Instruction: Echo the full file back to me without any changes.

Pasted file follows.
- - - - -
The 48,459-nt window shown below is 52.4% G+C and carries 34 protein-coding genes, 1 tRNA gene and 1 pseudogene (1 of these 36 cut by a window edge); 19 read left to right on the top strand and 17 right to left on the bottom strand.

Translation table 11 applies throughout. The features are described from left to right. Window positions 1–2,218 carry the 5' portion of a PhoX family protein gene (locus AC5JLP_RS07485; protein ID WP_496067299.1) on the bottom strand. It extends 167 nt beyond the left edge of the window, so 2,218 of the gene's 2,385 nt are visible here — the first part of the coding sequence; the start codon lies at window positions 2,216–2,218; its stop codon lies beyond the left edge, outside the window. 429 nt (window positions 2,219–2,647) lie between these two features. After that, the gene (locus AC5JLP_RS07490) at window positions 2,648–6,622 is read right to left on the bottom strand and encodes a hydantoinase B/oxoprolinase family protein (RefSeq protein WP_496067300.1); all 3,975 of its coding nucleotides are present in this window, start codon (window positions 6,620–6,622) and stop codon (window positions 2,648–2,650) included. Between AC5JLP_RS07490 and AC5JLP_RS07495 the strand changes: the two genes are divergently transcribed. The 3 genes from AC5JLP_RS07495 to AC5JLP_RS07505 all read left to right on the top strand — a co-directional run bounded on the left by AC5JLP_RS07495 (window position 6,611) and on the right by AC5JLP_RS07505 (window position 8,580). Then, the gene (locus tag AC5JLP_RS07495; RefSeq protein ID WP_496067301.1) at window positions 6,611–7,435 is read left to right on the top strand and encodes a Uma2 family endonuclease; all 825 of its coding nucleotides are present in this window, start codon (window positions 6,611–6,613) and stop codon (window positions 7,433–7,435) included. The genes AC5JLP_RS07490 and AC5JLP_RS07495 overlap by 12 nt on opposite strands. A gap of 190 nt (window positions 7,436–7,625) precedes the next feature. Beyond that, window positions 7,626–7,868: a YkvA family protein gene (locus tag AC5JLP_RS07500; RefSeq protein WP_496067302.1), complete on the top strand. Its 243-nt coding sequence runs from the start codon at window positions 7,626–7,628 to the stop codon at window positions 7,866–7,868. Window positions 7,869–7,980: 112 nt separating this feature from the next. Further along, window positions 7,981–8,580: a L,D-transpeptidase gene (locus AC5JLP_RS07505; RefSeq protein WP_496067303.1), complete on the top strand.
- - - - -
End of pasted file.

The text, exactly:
The 48,459-nt window shown below is 52.4% G+C and carries 34 protein-coding genes, 1 tRNA gene and 1 pseudogene (1 of these 36 cut by a window edge); 19 read left to right on the top strand and 17 right to left on the bottom strand.

Translation table 11 applies throughout. The features are described from left to right. Window positions 1–2,218 carry the 5' portion of a PhoX family protein gene (locus AC5JLP_RS07485; protein ID WP_496067299.1) on the bottom strand. It extends 167 nt beyond the left edge of the window, so 2,218 of the gene's 2,385 nt are visible here — the first part of the coding sequence; the start codon lies at window positions 2,216–2,218; its stop codon lies beyond the left edge, outside the window. 429 nt (window positions 2,219–2,647) lie between these two features. After that, the gene (locus AC5JLP_RS07490) at window positions 2,648–6,622 is read right to left on the bottom strand and encodes a hydantoinase B/oxoprolinase family protein (RefSeq protein WP_496067300.1); all 3,975 of its coding nucleotides are present in this window, start codon (window positions 6,620–6,622) and stop codon (window positions 2,648–2,650) included. Between AC5JLP_RS07490 and AC5JLP_RS07495 the strand changes: the two genes are divergently transcribed. The 3 genes from AC5JLP_RS07495 to AC5JLP_RS07505 all read left to right on the top strand — a co-directional run bounded on the left by AC5JLP_RS07495 (window position 6,611) and on the right by AC5JLP_RS07505 (window position 8,580). Then, the gene (locus tag AC5JLP_RS07495; RefSeq protein ID WP_496067301.1) at window positions 6,611–7,435 is read left to right on the top strand and encodes a Uma2 family endonuclease; all 825 of its coding nucleotides are present in this window, start codon (window positions 6,611–6,613) and stop codon (window positions 7,433–7,435) included. The genes AC5JLP_RS07490 and AC5JLP_RS07495 overlap by 12 nt on opposite strands. A gap of 190 nt (window positions 7,436–7,625) precedes the next feature. Beyond that, window positions 7,626–7,868: a YkvA family protein gene (locus tag AC5JLP_RS07500; RefSeq protein WP_496067302.1), complete on the top strand. Its 243-nt coding sequence runs from the start codon at window positions 7,626–7,628 to the stop codon at window positions 7,866–7,868. Window positions 7,869–7,980: 112 nt separating this feature from the next. Further along, window positions 7,981–8,580: a L,D-transpeptidase gene (locus AC5JLP_RS07505; RefSeq protein WP_496067303.1), complete on the top strand.